Edgar, who was born mute, has a very strong bond with the dogs, probably due to his inability to speak. This bond proves his saving grace when his uncle Claude arrives, fresh out of prison, to live with them. This family reunion ends in tragedy and Edgar is forced to flee into the surrounding forest, several of the dogs following at his heels. What follows is weeks in a relative wilderness as he comes to terms with what he must face back home.

The book is startlingly beautiful. Nothing seems quite real. The characters are slightly heightened; the forest is awesomely majestic and lonely; Edgar's relationship with the dogs seems unearthly, supernatural even. The book clutched at all of my senses, clawing me in to the drama. Wroblewski structured the novel in five acts, like a play, and you can see what this has done to the feel of the story. Slow reading builds to a frenzied turning of the pages as Edgar and Claude are propelled towards a terrible yet magnificent denouement.

The novel has been compared to Macbeth but I see bits of King Lear and even Romeo and Juliet in there as well. Suffice to say Wroblewski most probably found himself inspired by the Bard, a worthy foundation for any novel!

No matter what accolades I give The Story of Edgar Sawtelle, I don't think I can sum it up better than Stephen King's review: "I flat-out loved this book." I did too Stephen.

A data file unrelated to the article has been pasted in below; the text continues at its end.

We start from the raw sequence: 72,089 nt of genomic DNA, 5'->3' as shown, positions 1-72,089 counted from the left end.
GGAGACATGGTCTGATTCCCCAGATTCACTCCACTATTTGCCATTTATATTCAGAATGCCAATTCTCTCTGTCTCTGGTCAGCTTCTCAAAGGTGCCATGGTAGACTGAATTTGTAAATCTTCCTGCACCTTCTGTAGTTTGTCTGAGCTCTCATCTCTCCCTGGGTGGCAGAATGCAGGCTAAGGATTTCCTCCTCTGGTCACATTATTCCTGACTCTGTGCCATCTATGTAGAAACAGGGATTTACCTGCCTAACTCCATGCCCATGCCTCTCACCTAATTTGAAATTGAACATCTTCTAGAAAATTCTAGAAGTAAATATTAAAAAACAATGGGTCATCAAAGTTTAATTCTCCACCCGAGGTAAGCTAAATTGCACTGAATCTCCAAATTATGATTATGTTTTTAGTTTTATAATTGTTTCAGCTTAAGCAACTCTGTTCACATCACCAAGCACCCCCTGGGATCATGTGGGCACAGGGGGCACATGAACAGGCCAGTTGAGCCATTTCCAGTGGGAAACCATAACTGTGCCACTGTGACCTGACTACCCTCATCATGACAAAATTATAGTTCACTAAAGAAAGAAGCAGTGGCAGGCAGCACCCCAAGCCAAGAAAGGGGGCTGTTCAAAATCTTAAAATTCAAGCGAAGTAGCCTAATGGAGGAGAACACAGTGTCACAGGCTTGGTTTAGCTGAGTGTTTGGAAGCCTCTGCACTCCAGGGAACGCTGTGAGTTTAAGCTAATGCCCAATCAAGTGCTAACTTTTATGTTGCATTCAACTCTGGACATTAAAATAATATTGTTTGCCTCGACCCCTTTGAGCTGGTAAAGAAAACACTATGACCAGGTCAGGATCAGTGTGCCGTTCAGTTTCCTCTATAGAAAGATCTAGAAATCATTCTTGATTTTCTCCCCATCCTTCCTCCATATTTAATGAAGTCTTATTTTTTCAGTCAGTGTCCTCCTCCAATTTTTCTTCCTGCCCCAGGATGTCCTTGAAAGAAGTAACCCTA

Rating: 9/10.

New Moon (Stephenie Meyer)

I am already grinning to myself and have yet to write anything.

I just went to see New Moon, the second film of The Twilight Saga.

Ahhh. Where to begin?

I feel I should start with saying that this film is probably 300% better than the first film. (Review here). The new director has obviously not insisted on an insipid blue wash and allows the actors some actual screen time to emote, rather than racing the camera around them psychotically.

However, the film still suffered from the same problem that the Harry Potter films (especially the early ones) had- they are virtually incomprehensible to someone who has not read the novels. I mean, you could understand what was going on. But you would be pardoned for being under the impression that the books are eratically plotted, totally vacuous and remarkably two-dimensional. Not the case (well, not ENTIRELY the case).

The Twilight books are not GOOD... but they are a phenomenon. These books are the pinnacle of guilty pleasure reading. Odd, dangerous, melodramatic and ultimately supremely fulfilling. The films pale in comparison.

Yet still, as I mentioned before, this film was a vast improvement on the first. I almost fell out of my seat when Taylor Lautner appeared on screen, thirty pounds heavier than in the first movie. That, in itself, made the 8 pounds and unimpressive popcorn worth it. Add to the mix the fact that Robert Pattinson was given about three lines and five minute of screen time to sulk and you'll see the movie was positively five star compared to Twilight.